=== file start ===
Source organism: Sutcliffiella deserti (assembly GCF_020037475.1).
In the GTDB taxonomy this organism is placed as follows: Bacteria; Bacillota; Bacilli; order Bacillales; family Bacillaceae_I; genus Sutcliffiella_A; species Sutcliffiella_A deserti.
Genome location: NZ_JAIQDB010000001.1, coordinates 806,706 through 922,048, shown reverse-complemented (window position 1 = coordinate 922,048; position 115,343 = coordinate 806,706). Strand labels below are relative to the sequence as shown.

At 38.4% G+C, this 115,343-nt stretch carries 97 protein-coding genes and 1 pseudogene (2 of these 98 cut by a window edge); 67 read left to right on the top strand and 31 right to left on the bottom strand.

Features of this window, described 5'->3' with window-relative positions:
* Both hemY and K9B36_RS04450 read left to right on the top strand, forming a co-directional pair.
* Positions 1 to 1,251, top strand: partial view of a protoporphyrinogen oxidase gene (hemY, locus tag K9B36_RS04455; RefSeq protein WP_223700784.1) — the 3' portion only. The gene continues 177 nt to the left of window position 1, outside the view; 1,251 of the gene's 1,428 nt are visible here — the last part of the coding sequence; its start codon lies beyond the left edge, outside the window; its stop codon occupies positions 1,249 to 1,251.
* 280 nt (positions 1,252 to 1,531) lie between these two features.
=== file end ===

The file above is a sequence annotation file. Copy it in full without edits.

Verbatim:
Source organism: Sutcliffiella deserti (assembly GCF_020037475.1).
In the GTDB taxonomy this organism is placed as follows: Bacteria; Bacillota; Bacilli; order Bacillales; family Bacillaceae_I; genus Sutcliffiella_A; species Sutcliffiella_A deserti.
Genome location: NZ_JAIQDB010000001.1, coordinates 806,706 through 922,048, shown reverse-complemented (window position 1 = coordinate 922,048; position 115,343 = coordinate 806,706). Strand labels below are relative to the sequence as shown.

At 38.4% G+C, this 115,343-nt stretch carries 97 protein-coding genes and 1 pseudogene (2 of these 98 cut by a window edge); 67 read left to right on the top strand and 31 right to left on the bottom strand.

Features of this window, described 5'->3' with window-relative positions:
* Both hemY and K9B36_RS04450 read left to right on the top strand, forming a co-directional pair.
* Positions 1 to 1,251, top strand: partial view of a protoporphyrinogen oxidase gene (hemY, locus tag K9B36_RS04455; RefSeq protein WP_223700784.1) — the 3' portion only. The gene continues 177 nt to the left of window position 1, outside the view; 1,251 of the gene's 1,428 nt are visible here — the last part of the coding sequence; its start codon lies beyond the left edge, outside the window; its stop codon occupies positions 1,249 to 1,251.
* 280 nt (positions 1,252 to 1,531) lie between these two features.